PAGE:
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Times of India
The film is touted as a thriller, but thanks to the poor editing there is little of that thrill left by the time the end credits roll.
Based on Saradindu Bandopadhyay's Byomkesh Bakshi novel Sajarur Kanta, the story revolves around a killer whose murder weapon is a porcupine quill.
Rajit Kapur, Uttam Kumar, Abir Chatterjee, Sujoy Ghosh, Sushant Singh Rajput and now Dhritiman Chatterjee with Jisshu U Sengupta in the line - when Saradindu Bandopadhyay created the sleuth Byomkesh Bakshi, he would never have imagined that so many actors would be eager to play the character over the years. Though the audience has been welcoming enough, the last five Byomkesh Bakshis have appeared on screen in the last five years. You could call it a Byomkesh glut — a young Byomkesh solved Benimadhab's murder on screen just a few days ago, and a younger avatar speaking in Hindi will hit the screens in a few days. So how does Dhritiman's superannuated incarnation match up?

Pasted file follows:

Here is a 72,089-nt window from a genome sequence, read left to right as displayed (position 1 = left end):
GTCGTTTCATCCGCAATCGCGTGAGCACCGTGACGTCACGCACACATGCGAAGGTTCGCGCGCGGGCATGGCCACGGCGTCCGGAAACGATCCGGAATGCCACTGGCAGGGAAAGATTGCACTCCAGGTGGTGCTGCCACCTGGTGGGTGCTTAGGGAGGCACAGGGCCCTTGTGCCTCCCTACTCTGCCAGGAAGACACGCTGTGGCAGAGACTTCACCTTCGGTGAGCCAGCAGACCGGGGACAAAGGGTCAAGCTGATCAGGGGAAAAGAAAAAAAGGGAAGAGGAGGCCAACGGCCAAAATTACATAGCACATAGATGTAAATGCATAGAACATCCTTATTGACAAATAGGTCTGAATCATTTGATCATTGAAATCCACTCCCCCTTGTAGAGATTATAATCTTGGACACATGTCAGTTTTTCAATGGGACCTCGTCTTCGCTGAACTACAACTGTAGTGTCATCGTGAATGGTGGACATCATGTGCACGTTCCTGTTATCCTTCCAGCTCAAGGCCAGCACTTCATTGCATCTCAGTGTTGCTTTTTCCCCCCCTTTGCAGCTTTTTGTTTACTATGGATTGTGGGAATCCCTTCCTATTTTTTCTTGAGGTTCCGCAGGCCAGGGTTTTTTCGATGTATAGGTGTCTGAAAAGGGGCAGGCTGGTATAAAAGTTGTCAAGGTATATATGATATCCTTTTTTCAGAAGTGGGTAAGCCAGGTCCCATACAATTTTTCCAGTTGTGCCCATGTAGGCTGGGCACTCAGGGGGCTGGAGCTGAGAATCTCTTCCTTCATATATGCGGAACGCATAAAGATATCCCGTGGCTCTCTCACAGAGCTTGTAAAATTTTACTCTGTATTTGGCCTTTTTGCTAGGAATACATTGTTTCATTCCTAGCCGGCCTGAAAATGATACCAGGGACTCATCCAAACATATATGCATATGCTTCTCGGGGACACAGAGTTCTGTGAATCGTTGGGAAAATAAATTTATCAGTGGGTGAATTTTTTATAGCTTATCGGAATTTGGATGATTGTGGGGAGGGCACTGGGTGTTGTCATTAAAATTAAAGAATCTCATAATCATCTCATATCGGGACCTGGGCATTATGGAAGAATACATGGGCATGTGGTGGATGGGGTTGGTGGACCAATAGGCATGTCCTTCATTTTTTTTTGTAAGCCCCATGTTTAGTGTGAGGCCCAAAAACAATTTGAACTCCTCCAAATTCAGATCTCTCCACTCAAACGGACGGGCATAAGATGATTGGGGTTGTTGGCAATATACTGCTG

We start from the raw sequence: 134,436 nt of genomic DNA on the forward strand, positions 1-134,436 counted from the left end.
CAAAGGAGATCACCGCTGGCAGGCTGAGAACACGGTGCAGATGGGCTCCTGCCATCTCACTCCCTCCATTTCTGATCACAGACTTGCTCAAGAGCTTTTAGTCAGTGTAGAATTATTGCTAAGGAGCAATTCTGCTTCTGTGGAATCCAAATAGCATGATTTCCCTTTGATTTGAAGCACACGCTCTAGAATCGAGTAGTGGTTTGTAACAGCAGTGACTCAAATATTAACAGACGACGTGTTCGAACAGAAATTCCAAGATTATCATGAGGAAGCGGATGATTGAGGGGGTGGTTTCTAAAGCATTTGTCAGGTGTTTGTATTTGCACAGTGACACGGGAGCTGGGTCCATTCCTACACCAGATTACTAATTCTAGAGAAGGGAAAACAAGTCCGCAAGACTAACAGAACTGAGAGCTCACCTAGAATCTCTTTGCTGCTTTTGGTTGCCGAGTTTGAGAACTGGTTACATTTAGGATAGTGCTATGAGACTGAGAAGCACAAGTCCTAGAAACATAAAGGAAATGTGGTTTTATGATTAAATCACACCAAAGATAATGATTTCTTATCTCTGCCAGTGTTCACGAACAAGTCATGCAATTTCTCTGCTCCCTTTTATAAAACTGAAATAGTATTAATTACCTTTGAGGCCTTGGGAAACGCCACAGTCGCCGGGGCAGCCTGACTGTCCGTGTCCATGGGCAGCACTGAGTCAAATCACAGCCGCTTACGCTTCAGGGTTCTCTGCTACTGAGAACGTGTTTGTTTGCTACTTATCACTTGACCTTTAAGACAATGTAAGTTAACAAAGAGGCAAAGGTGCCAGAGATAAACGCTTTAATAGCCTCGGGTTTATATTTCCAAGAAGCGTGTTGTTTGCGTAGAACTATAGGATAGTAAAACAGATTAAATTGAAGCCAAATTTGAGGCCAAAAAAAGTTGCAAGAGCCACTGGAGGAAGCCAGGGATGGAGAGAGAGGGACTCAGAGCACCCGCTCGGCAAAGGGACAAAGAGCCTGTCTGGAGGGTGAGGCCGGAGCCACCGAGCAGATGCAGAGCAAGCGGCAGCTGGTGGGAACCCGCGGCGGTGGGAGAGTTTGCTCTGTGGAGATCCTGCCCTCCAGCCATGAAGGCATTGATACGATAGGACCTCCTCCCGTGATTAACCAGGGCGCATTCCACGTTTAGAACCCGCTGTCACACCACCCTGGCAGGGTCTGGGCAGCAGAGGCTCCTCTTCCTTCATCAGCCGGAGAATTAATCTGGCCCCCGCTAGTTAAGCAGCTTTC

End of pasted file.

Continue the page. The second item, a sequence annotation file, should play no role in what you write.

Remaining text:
, the original story, is a readers' favourite and Saradindu, being a scriptwriter himself, handled the story like a film's plotline. Here, though, Saibal Mitra has given his imagination a free run in the name of turning the plot into a contemporary story. As a result, the motive, characters, denouement and circumstances are all changed. What we are served with is a three-hour yawn fest.
Konkona as Deepa and Indraneil as Debasish have done a decent job. Their chemistry is crackling but the script doesn't allow the romance to bloom. Moreover, Dhritiman's Byomkesh is quite far removed from the character we know, speaking English with a British accent and effecting theatrical expressions and dramatic entrances. Kaushik Sen's Prabal is intense but falls victim to a poor script. The film is touted as a thriller, but thanks to the poor editing there is little of that thrill left by the time the end credits roll.